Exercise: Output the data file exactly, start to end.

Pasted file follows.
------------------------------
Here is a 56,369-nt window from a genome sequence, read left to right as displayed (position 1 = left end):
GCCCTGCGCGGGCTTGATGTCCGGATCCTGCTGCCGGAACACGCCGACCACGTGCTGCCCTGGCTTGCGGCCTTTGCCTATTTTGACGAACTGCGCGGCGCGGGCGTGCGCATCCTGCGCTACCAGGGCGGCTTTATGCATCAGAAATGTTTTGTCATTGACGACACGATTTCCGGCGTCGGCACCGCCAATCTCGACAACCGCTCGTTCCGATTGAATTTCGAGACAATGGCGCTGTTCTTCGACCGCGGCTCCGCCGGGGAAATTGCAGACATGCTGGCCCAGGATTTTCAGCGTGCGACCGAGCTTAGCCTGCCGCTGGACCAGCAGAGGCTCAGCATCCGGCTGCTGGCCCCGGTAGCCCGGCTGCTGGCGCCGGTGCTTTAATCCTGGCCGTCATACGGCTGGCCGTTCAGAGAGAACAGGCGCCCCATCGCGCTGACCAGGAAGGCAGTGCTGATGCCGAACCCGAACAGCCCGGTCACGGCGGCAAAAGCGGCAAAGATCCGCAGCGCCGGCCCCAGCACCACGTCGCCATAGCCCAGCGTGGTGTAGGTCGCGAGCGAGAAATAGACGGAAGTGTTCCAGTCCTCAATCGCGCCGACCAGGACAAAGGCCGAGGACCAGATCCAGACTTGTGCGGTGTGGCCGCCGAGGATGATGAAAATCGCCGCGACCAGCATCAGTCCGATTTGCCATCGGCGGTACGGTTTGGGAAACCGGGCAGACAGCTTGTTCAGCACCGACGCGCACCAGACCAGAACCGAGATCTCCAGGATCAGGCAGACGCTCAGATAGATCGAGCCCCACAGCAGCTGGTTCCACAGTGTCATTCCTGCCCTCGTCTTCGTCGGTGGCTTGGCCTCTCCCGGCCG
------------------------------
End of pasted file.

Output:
Here is a 56,369-nt window from a genome sequence, read left to right as displayed (position 1 = left end):
GCCCTGCGCGGGCTTGATGTCCGGATCCTGCTGCCGGAACACGCCGACCACGTGCTGCCCTGGCTTGCGGCCTTTGCCTATTTTGACGAACTGCGCGGCGCGGGCGTGCGCATCCTGCGCTACCAGGGCGGCTTTATGCATCAGAAATGTTTTGTCATTGACGACACGATTTCCGGCGTCGGCACCGCCAATCTCGACAACCGCTCGTTCCGATTGAATTTCGAGACAATGGCGCTGTTCTTCGACCGCGGCTCCGCCGGGGAAATTGCAGACATGCTGGCCCAGGATTTTCAGCGTGCGACCGAGCTTAGCCTGCCGCTGGACCAGCAGAGGCTCAGCATCCGGCTGCTGGCCCCGGTAGCCCGGCTGCTGGCGCCGGTGCTTTAATCCTGGCCGTCATACGGCTGGCCGTTCAGAGAGAACAGGCGCCCCATCGCGCTGACCAGGAAGGCAGTGCTGATGCCGAACCCGAACAGCCCGGTCACGGCGGCAAAAGCGGCAAAGATCCGCAGCGCCGGCCCCAGCACCACGTCGCCATAGCCCAGCGTGGTGTAGGTCGCGAGCGAGAAATAGACGGAAGTGTTCCAGTCCTCAATCGCGCCGACCAGGACAAAGGCCGAGGACCAGATCCAGACTTGTGCGGTGTGGCCGCCGAGGATGATGAAAATCGCCGCGACCAGCATCAGTCCGATTTGCCATCGGCGGTACGGTTTGGGAAACCGGGCAGACAGCTTGTTCAGCACCGACGCGCACCAGACCAGAACCGAGATCTCCAGGATCAGGCAGACGCTCAGATAGATCGAGCCCCACAGCAGCTGGTTCCACAGTGTCATTCCTGCCCTCGTCTTCGTCGGTGGCTTGGCCTCTCCCGGCCG